Marc is a real master of arrangement, and he’ll suggest new ways to deliver the song. Him and Jamie are brothers, so they have this almost telepathic understanding. Jamie seems to be the one who decides how a song ends, as he looks at us like a site foreman with a hard hat on, and we know it’s time to stop, and Nathan just wants to hit the drums as hard as he can while I scream my head off. It’s very sophisticated, really.

What inspires the band lyrically?

While there’s no denying that rock n’ roll is my thing, and what I listen to 90% of the time (I listen to house music when cooking or doing the dishes), I’ll be the first to admit that most rock lyrics are truly awful, and that includes the lyrics of some of my favourite bands, but when rock is combined with great lyrics, there’s nothing better: Art Brut, Idles, Primus, The Manic Street Preachers, and Bob Dylan- when he’s not wearing a fedora.

When I sit down to write, I think of rappers like Kendrick Lamar or Danny Brown, as I love how they combine the surreal with the everyday, and that’s what drives me lyrically.

When we started The Vega Bodegas, I invented this place called Slow Cooker (this album was going to be called ‘Welcome To Slow Cooker’). Slow Cooker is loosely based on the Rhondda, where I’m from, the Bethesda in Un Nos Ola Leud and the weirdness of ‘In Watermelon Sugar’ by Richard Brautigan.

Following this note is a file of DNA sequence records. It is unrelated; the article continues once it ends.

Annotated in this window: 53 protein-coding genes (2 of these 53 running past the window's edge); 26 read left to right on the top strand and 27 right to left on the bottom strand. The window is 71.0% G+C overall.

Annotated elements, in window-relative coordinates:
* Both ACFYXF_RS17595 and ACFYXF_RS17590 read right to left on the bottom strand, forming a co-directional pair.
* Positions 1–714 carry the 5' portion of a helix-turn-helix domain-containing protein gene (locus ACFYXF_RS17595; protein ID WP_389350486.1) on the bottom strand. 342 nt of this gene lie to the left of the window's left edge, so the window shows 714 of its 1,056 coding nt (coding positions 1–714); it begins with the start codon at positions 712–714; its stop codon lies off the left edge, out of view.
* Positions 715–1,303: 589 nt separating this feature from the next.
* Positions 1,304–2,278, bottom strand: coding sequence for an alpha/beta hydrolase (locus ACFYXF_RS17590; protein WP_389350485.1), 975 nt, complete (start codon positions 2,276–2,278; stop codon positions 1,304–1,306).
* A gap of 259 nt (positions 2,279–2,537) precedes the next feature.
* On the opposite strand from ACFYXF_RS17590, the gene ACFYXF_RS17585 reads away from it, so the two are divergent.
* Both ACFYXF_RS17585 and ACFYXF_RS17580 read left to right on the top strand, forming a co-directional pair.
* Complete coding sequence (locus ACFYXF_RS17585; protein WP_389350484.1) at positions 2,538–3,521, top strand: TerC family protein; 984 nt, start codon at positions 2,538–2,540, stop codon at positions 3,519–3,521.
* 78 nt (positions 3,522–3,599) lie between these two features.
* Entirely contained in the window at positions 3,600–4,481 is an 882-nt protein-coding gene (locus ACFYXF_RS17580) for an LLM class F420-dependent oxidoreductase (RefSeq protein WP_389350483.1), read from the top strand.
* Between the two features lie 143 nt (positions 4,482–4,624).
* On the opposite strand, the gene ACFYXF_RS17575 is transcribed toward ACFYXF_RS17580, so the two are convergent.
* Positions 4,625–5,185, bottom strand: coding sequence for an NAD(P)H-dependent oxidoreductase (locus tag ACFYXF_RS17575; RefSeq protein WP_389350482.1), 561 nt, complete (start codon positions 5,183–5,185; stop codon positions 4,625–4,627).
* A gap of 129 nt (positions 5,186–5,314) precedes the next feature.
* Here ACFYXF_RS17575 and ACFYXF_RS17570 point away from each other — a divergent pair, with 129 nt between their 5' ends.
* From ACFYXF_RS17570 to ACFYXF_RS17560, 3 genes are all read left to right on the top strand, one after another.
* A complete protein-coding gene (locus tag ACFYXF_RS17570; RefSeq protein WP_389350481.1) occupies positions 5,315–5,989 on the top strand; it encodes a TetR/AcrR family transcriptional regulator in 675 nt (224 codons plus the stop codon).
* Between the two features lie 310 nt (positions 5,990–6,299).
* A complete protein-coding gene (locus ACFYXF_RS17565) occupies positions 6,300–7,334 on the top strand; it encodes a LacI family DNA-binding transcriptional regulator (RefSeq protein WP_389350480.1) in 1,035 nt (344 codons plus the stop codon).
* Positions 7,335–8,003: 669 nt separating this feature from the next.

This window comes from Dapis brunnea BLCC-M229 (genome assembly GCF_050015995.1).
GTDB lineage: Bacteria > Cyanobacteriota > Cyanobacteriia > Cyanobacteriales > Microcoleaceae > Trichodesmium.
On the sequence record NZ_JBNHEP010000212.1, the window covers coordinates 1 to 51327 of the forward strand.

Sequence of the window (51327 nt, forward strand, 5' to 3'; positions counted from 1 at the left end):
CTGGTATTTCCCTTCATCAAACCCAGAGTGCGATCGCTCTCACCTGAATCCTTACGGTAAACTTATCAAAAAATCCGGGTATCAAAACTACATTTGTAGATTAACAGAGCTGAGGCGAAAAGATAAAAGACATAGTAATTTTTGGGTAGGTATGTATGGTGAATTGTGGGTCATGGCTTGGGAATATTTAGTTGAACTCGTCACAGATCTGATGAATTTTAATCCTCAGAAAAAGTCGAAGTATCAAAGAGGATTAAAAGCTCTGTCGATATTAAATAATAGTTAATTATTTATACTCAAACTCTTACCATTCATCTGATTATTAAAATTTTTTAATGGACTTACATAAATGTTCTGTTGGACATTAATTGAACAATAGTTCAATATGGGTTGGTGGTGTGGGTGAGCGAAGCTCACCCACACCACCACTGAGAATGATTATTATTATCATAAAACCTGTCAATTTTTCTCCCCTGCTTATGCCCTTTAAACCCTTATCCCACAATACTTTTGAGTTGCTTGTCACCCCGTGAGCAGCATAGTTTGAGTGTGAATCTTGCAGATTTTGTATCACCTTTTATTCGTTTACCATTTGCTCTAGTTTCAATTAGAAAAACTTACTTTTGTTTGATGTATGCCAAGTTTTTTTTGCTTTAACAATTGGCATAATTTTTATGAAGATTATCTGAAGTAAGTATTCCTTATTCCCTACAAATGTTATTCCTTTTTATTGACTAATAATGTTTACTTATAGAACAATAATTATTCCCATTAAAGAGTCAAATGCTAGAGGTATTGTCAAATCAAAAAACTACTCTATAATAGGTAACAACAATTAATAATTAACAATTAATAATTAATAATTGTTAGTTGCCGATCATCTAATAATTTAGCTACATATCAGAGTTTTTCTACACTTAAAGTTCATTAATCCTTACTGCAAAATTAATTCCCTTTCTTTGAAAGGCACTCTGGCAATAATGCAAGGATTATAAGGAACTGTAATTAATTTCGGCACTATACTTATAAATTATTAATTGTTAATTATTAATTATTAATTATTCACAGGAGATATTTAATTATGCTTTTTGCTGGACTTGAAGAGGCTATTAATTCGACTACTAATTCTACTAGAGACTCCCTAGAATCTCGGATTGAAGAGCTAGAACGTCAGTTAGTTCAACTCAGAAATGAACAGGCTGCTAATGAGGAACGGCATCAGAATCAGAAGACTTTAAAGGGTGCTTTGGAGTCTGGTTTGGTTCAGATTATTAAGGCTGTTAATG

I take my mind there when writing lyrics, and it’s a place where absolutely anything is possible, and I’m continually amazed by the people I see there. I’ve also made a conscious effort to leave any negativity out of our songs.

If I feel a lyric is attacking someone or being derogatory, I’ll take it out and replace it with something that comes from a positive state of mind. I don’t want to put anything out there that’s driven by bitterness or anger, because that stuff is better off sweated out in the gym instead.

You recently brought out a debut album, entitled ‘A Complete History Of Witchcraft’. How was the recording process for that?

We recorded this album down Music Box studios in Cardiff. Marc and Bernie, who own that studio, are absolute legends, and it wasn’t for those two and their studio, Cardiff, and indeed South Wales, would not be the musical force it is now.